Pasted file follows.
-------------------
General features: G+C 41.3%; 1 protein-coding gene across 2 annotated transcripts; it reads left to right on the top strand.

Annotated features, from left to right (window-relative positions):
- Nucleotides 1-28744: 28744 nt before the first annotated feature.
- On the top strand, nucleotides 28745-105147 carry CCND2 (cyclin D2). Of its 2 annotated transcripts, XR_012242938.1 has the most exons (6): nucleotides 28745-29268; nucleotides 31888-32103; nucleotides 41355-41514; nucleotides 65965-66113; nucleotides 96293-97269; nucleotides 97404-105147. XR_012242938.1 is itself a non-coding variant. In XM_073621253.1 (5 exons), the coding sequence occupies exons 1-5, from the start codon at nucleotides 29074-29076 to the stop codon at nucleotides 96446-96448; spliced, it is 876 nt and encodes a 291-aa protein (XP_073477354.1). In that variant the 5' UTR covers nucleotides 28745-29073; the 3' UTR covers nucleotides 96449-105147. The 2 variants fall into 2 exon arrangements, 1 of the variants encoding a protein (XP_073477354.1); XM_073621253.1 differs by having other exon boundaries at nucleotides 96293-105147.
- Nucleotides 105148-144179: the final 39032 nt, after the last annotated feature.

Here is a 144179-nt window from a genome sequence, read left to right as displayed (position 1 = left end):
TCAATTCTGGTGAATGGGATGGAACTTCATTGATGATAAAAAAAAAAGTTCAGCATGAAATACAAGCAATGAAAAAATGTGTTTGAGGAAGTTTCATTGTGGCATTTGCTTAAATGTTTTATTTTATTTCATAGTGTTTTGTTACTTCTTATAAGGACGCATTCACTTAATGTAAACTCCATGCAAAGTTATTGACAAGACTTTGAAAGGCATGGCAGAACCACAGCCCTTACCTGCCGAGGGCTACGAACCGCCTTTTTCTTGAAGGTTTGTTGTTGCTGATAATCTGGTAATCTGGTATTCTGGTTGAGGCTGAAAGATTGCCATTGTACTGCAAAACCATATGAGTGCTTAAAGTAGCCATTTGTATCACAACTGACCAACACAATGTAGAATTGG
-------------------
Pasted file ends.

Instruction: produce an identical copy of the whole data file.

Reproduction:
General features: G+C 41.3%; 1 protein-coding gene across 2 annotated transcripts; it reads left to right on the top strand.

Annotated features, from left to right (window-relative positions):
- Nucleotides 1-28744: 28744 nt before the first annotated feature.
- On the top strand, nucleotides 28745-105147 carry CCND2 (cyclin D2). Of its 2 annotated transcripts, XR_012242938.1 has the most exons (6): nucleotides 28745-29268; nucleotides 31888-32103; nucleotides 41355-41514; nucleotides 65965-66113; nucleotides 96293-97269; nucleotides 97404-105147. XR_012242938.1 is itself a non-coding variant. In XM_073621253.1 (5 exons), the coding sequence occupies exons 1-5, from the start codon at nucleotides 29074-29076 to the stop codon at nucleotides 96446-96448; spliced, it is 876 nt and encodes a 291-aa protein (XP_073477354.1). In that variant the 5' UTR covers nucleotides 28745-29073; the 3' UTR covers nucleotides 96449-105147. The 2 variants fall into 2 exon arrangements, 1 of the variants encoding a protein (XP_073477354.1); XM_073621253.1 differs by having other exon boundaries at nucleotides 96293-105147.
- Nucleotides 105148-144179: the final 39032 nt, after the last annotated feature.

Here is a 144179-nt window from a genome sequence, read left to right as displayed (position 1 = left end):
TCAATTCTGGTGAATGGGATGGAACTTCATTGATGATAAAAAAAAAAGTTCAGCATGAAATACAAGCAATGAAAAAATGTGTTTGAGGAAGTTTCATTGTGGCATTTGCTTAAATGTTTTATTTTATTTCATAGTGTTTTGTTACTTCTTATAAGGACGCATTCACTTAATGTAAACTCCATGCAAAGTTATTGACAAGACTTTGAAAGGCATGGCAGAACCACAGCCCTTACCTGCCGAGGGCTACGAACCGCCTTTTTCTTGAAGGTTTGTTGTTGCTGATAATCTGGTAATCTGGTATTCTGGTTGAGGCTGAAAGATTGCCATTGTACTGCAAAACCATATGAGTGCTTAAAGTAGCCATTTGTATCACAACTGACCAACACAATGTAGAATTGG